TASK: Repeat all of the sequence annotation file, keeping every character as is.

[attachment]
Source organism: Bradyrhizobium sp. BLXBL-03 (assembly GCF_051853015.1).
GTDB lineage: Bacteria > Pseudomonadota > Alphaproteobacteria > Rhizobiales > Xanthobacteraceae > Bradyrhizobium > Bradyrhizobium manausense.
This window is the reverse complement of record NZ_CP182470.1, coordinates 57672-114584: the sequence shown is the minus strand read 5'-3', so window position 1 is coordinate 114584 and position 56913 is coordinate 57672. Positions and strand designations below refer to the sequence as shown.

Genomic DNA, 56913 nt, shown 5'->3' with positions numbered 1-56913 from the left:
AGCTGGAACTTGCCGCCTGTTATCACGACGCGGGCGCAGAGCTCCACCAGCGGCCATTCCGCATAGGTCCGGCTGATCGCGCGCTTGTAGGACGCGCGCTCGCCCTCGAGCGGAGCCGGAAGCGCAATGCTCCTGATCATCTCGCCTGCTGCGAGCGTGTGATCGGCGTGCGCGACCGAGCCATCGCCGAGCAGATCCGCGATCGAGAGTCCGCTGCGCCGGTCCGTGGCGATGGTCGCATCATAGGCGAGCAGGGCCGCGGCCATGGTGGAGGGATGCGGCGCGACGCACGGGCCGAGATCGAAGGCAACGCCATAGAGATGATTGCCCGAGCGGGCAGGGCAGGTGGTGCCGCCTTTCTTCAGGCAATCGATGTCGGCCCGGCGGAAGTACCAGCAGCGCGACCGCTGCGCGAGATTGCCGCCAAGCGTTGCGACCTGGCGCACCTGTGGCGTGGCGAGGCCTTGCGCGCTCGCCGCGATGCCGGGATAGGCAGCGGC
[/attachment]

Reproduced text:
Source organism: Bradyrhizobium sp. BLXBL-03 (assembly GCF_051853015.1).
GTDB lineage: Bacteria > Pseudomonadota > Alphaproteobacteria > Rhizobiales > Xanthobacteraceae > Bradyrhizobium > Bradyrhizobium manausense.
This window is the reverse complement of record NZ_CP182470.1, coordinates 57672-114584: the sequence shown is the minus strand read 5'-3', so window position 1 is coordinate 114584 and position 56913 is coordinate 57672. Positions and strand designations below refer to the sequence as shown.

Genomic DNA, 56913 nt, shown 5'->3' with positions numbered 1-56913 from the left:
AGCTGGAACTTGCCGCCTGTTATCACGACGCGGGCGCAGAGCTCCACCAGCGGCCATTCCGCATAGGTCCGGCTGATCGCGCGCTTGTAGGACGCGCGCTCGCCCTCGAGCGGAGCCGGAAGCGCAATGCTCCTGATCATCTCGCCTGCTGCGAGCGTGTGATCGGCGTGCGCGACCGAGCCATCGCCGAGCAGATCCGCGATCGAGAGTCCGCTGCGCCGGTCCGTGGCGATGGTCGCATCATAGGCGAGCAGGGCCGCGGCCATGGTGGAGGGATGCGGCGCGACGCACGGGCCGAGATCGAAGGCAACGCCATAGAGATGATTGCCCGAGCGGGCAGGGCAGGTGGTGCCGCCTTTCTTCAGGCAATCGATGTCGGCCCGGCGGAAGTACCAGCAGCGCGACCGCTGCGCGAGATTGCCGCCAAGCGTTGCGACCTGGCGCACCTGTGGCGTGGCGAGGCCTTGCGCGCTCGCCGCGATGCCGGGATAGGCAGCGGC